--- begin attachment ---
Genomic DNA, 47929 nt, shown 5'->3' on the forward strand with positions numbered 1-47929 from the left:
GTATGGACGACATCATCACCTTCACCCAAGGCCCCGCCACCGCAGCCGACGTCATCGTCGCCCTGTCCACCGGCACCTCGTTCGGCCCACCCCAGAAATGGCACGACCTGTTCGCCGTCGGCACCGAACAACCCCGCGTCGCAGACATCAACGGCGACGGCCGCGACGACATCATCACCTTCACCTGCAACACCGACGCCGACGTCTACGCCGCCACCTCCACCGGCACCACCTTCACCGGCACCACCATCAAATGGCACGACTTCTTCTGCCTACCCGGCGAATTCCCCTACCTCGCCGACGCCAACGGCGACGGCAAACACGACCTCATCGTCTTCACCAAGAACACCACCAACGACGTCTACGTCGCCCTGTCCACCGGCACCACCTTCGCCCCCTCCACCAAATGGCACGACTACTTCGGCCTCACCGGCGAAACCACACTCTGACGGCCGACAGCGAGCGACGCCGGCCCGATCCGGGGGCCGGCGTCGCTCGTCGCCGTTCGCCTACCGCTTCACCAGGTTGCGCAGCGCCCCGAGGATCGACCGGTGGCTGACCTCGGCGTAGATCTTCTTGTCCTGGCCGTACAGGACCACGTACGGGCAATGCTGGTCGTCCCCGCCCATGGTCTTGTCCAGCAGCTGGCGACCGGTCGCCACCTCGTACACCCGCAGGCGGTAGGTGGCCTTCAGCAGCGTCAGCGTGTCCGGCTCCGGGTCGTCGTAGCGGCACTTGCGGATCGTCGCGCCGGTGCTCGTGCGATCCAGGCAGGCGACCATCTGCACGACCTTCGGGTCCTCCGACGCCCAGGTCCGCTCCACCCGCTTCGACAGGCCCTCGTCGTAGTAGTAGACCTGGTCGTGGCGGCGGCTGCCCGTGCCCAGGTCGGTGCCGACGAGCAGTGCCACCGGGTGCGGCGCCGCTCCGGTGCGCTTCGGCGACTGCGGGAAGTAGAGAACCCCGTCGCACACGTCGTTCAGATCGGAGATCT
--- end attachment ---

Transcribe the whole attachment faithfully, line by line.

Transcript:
Genomic DNA, 47929 nt, shown 5'->3' on the forward strand with positions numbered 1-47929 from the left:
GTATGGACGACATCATCACCTTCACCCAAGGCCCCGCCACCGCAGCCGACGTCATCGTCGCCCTGTCCACCGGCACCTCGTTCGGCCCACCCCAGAAATGGCACGACCTGTTCGCCGTCGGCACCGAACAACCCCGCGTCGCAGACATCAACGGCGACGGCCGCGACGACATCATCACCTTCACCTGCAACACCGACGCCGACGTCTACGCCGCCACCTCCACCGGCACCACCTTCACCGGCACCACCATCAAATGGCACGACTTCTTCTGCCTACCCGGCGAATTCCCCTACCTCGCCGACGCCAACGGCGACGGCAAACACGACCTCATCGTCTTCACCAAGAACACCACCAACGACGTCTACGTCGCCCTGTCCACCGGCACCACCTTCGCCCCCTCCACCAAATGGCACGACTACTTCGGCCTCACCGGCGAAACCACACTCTGACGGCCGACAGCGAGCGACGCCGGCCCGATCCGGGGGCCGGCGTCGCTCGTCGCCGTTCGCCTACCGCTTCACCAGGTTGCGCAGCGCCCCGAGGATCGACCGGTGGCTGACCTCGGCGTAGATCTTCTTGTCCTGGCCGTACAGGACCACGTACGGGCAATGCTGGTCGTCCCCGCCCATGGTCTTGTCCAGCAGCTGGCGACCGGTCGCCACCTCGTACACCCGCAGGCGGTAGGTGGCCTTCAGCAGCGTCAGCGTGTCCGGCTCCGGGTCGTCGTAGCGGCACTTGCGGATCGTCGCGCCGGTGCTCGTGCGATCCAGGCAGGCGACCATCTGCACGACCTTCGGGTCCTCCGACGCCCAGGTCCGCTCCACCCGCTTCGACAGGCCCTCGTCGTAGTAGTAGACCTGGTCGTGGCGGCGGCTGCCCGTGCCCAGGTCGGTGCCGACGAGCAGTGCCACCGGGTGCGGCGCCGCTCCGGTGCGCTTCGGCGACTGCGGGAAGTAGAGAACCCCGTCGCACACGTCGTTCAGATCGGAGATCT